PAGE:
To choose the right stone floor, Smith advises thinking about the upkeep you’re willing to commit to. “Some, like marble, are prone to staining and only really look their best when kept in pristine condition, while terracotta and heavily patterned porcelain and ceramic tiles are masters in the art of hiding scuffs and marks.” Try Kimmeridge Limestone by Artisans of Devizes (£116.65 per m2).
Summer loves terracotta. “It has a warmth and an earth that appeals to me a lot because it creates a comforting atmosphere.” She used soft pink terracotta in the kitchen of a Victorian house in London, as well as in a scullery in a country house. But, she warns: “You have to be very careful about choosing the darker pink tones over the orange ones, otherwise it might look like a cheap Spanish villa.”
Kitchens, pantries and laundry rooms
You can make surprising choices in the hardest-working areas of the home, with concrete floors, tile, and even that 1970s classic, linoleum, used by the most stylish in their kitchens, pantries, and utility spaces. .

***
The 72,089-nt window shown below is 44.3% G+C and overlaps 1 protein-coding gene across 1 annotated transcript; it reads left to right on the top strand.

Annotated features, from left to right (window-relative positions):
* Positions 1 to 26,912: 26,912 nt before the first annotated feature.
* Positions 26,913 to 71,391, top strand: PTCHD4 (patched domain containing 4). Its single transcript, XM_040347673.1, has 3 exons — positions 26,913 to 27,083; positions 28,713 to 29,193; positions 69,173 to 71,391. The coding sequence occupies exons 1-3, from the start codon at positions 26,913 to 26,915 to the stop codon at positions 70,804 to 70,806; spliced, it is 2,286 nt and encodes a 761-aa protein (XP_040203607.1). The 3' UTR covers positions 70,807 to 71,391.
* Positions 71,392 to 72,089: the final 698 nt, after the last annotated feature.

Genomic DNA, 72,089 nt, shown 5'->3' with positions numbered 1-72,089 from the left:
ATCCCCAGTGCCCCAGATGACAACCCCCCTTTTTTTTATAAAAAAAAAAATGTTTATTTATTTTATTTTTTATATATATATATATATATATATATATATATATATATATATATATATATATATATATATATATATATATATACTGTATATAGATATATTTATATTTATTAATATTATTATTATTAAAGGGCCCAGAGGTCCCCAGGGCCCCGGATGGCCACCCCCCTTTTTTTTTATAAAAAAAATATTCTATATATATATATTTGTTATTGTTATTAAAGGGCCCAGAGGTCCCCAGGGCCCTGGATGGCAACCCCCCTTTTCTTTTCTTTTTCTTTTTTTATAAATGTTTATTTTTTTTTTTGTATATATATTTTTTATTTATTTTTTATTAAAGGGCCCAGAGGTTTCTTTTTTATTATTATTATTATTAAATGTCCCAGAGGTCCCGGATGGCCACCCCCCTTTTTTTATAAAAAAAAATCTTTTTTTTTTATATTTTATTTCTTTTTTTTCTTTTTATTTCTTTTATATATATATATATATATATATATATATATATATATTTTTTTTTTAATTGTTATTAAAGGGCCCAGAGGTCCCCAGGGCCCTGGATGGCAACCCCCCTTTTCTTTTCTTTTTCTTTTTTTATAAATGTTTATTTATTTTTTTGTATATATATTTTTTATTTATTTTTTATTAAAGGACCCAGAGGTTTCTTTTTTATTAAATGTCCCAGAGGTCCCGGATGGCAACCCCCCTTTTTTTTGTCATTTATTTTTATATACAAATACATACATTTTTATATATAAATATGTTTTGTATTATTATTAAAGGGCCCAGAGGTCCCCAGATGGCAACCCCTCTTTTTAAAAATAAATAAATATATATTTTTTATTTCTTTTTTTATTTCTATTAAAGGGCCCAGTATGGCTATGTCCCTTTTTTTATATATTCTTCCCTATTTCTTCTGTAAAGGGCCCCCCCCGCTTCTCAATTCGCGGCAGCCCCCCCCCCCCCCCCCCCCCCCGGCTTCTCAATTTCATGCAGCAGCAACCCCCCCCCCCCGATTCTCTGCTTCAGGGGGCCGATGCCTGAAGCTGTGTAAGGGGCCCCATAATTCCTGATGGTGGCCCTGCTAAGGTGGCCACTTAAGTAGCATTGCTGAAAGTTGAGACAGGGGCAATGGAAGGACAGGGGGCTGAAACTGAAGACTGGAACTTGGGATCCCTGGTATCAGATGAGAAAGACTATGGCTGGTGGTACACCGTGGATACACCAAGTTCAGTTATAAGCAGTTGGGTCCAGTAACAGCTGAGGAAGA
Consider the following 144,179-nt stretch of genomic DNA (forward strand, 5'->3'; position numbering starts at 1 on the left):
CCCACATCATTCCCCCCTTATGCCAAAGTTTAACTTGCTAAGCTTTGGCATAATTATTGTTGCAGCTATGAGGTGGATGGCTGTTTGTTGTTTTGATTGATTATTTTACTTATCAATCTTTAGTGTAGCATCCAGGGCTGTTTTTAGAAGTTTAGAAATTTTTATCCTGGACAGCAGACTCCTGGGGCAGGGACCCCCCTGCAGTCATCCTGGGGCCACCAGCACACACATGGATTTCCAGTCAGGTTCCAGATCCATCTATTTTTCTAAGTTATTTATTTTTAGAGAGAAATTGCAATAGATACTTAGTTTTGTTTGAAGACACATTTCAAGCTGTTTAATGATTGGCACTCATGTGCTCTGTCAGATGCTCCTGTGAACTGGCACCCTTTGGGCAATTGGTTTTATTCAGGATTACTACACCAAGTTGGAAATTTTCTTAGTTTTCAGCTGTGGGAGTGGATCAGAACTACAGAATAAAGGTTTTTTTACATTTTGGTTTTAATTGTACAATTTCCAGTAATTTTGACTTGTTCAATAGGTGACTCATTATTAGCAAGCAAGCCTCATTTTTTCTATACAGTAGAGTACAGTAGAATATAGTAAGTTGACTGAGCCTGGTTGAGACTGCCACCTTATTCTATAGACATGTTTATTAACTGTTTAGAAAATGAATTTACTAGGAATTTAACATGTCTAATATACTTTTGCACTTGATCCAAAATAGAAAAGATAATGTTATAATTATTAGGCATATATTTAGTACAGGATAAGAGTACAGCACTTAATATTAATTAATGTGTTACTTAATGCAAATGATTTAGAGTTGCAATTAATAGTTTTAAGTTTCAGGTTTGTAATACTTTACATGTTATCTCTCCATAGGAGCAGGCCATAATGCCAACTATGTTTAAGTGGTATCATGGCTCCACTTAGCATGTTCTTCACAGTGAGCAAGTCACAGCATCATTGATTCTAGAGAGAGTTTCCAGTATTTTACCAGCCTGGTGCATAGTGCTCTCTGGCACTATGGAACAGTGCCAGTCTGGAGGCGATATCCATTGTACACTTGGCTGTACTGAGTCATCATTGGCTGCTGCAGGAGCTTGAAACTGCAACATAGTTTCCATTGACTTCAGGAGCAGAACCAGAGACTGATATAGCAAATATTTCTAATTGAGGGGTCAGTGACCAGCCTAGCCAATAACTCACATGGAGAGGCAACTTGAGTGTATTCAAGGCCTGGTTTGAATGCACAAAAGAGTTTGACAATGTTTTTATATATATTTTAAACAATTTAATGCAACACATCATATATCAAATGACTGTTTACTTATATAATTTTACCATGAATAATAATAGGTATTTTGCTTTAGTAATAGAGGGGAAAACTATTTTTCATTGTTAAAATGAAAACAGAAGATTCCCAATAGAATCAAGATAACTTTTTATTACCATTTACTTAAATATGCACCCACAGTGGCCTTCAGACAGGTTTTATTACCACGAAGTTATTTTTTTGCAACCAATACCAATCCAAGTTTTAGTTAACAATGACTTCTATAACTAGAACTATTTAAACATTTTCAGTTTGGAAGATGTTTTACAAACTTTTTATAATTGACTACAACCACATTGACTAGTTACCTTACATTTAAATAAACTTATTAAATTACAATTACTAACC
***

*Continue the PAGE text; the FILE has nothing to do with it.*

Concrete isn’t for the faint-hearted, however. It can be complex and expensive to install (Woody’s Concrete Company, for example, says prices start at £13,800) – but it produces a sleek, modern finish that’s easy to maintain and resistant to chips and cracks.
It also acts as a natural heat regulator, storing the heat it disperses in the winter, while providing a cool feeling underfoot in the summer. It is also suitable for use with underfloor heating systems.
And you’re not limited to a palette of grays – many companies can create custom colors to suit you. Additionally, if your kitchen opens onto a patio, it can create a unified look when used indoors and out, making the transition to the garden seamless.
For a more retro look, linoleum is making a comeback – but not as you remember it. Modern lino is often formulated from natural materials, such as linseed oil mixed with cork dust, then dyed with natural dyes.